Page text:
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Debate: Should the age for first Holy Communion be lowered?

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By on Thursday, 12 August 2010

A girl pictured on the day of her first Holy Communion (CNS/Karen Callaway, Catholic New World)

A girl pictured on the day of her first Holy Communion (CNS/Karen Callaway, Catholic New World)

This week Cardinal Antonio Cañizares Llovera, the Vatican official responsible for worship and the sacraments, suggested that children be allowed to receive first Holy Communion before their seventh birthday.

Today, he said, “children live immersed in a thousand difficulties, surrounded by a difficult environment that does not encourage them to be what God wants them to be”.

A child’s first Communion, he said, was “like the beginning of a journey with Jesus… the beginning of a friendship destined to last and to grow for his entire life”.

But can children younger than seven truly grasp the doctrine of the Real Presence? Is it not more important to ensure they have a firm grasp of its significance?

On the other hand, children develop at different rates. If they are well prepared, it seems sensible for them not to wait unnecessarily. And it is better, surely, for the “journey with Jesus” to start as early as possible.

So, should the age for first Holy Communion be lowered?

  • Shelton M. James Jr.

    On the contrary, the age of first Holy Communion needs to be raised, in order to ensure a proper catechesis of the child which is fully understood. The alternative is an exacerbation of the current incoherent mishmash of semi-catechetic material, used as a way to get rid of noisy children halfway through Mass.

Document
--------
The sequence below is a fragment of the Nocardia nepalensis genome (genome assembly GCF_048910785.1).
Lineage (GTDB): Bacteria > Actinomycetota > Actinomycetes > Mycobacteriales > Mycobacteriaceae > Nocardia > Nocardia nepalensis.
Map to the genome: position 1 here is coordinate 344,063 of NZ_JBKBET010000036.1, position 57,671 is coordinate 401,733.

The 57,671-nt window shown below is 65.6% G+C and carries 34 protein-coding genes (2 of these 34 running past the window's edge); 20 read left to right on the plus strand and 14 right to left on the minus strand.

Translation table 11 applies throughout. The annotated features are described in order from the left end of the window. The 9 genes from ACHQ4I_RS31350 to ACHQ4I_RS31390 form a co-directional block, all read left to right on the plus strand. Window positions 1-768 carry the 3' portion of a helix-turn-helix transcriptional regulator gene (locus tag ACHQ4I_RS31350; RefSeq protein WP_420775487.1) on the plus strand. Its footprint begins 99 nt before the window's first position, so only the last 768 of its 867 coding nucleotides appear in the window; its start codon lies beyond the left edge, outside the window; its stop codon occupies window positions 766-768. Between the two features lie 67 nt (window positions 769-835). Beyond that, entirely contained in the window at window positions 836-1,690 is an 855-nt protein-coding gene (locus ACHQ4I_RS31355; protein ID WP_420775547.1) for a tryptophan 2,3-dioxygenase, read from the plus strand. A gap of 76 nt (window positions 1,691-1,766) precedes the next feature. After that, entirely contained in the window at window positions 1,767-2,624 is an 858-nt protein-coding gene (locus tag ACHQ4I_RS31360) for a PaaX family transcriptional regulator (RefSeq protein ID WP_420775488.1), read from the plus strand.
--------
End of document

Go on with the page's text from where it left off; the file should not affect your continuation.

• Kerygma91

    Troll! I bet you read the Tablet.

  • CBM

    Rather than lowering the age, I think it should be raised to a stage when the child is mature enough to make a positive decision for her/himself. Today we have a situation where, for many children and families, first communion is often almost last communion. The event (first communion) has been commercialised with families vying with each other for the most expensive and gaudy paraphernalia. It is difficult to choose any age without a degree of arbitrariness but I think early teens would be better with the Sacraments of Confirmation deferred until the point of transition between school and College/employment. Yes all this would mean lower numbers opting in – but there is a good chance that they would do so with more serious intent and commitment than at present.

  • Miles Mariae

    I would be very grateful if someone could point me to the text of Pope St. Pius X's letter that authorized the change. I know the name of the document but can't seem to find the full text anywhere online. It would be worthwhile to see exactly what he said.

  • Raoul3456

    I think the good cardinal is right. Many children are ready to receive our Lord in Holy Communion before the somewhat arbitrary age of seven. It is good for them to receive the graces of the Eucharist from an early age to fortify them for the struggles of adult life.

  • Raoul3456

    Miles Mariae: I can't find the original text, but there's an excellent summary here:

  • Chris Buckley

    I was confirmed as an adult by way of the Rite of Christian Initiation for Adults (RCIA). After having been indoctrinated in RCIA around the whole sacramental theology of confirmation as a completion of what is started in baptism, and a necessary step BEFORE communion, it astounds me that children are admitted to communion BEFORE they have been confirmed.

    As someone who was NOT a cradle Catholic, I have no baggage around this issue at all. It stands out to me as a glaring inconsistency between pastoral practice and doctrine. The question for me isn't “are they too young to receive,” but rather, “why is communion EVER administered BEFORE confirmation?”

  • Today's Parish